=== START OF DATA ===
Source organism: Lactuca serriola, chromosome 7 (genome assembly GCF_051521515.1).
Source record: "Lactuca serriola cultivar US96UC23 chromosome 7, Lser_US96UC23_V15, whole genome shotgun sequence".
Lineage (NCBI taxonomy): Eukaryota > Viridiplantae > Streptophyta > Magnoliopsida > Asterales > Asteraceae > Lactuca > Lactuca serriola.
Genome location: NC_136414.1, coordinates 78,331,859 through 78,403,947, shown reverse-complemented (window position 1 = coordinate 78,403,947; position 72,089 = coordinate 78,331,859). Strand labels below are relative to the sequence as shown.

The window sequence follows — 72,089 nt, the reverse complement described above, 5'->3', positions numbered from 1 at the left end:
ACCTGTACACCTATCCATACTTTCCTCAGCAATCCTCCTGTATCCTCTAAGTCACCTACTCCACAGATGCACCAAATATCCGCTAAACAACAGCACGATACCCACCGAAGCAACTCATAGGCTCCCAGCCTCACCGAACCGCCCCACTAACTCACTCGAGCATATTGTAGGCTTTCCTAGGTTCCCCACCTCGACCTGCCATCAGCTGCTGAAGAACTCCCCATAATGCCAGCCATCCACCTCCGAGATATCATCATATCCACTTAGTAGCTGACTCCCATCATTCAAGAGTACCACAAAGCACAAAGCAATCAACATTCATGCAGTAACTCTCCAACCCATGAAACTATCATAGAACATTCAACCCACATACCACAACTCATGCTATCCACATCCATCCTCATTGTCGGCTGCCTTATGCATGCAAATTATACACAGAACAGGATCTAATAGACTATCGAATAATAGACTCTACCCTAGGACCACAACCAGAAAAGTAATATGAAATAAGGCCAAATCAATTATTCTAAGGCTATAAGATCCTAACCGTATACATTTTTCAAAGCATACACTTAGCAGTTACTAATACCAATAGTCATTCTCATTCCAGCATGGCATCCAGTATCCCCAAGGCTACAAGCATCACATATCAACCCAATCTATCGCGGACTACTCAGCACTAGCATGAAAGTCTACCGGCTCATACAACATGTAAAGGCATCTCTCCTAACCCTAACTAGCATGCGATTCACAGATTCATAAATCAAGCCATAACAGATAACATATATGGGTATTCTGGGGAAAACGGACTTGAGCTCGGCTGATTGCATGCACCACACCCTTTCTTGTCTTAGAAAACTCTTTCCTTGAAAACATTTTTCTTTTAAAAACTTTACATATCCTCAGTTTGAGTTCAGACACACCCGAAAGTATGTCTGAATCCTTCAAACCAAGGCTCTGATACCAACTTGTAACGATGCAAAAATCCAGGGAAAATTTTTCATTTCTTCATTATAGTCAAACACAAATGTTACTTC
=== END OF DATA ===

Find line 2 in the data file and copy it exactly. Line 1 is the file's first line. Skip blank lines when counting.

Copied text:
Source record: "Lactuca serriola cultivar US96UC23 chromosome 7, Lser_US96UC23_V15, whole genome shotgun sequence".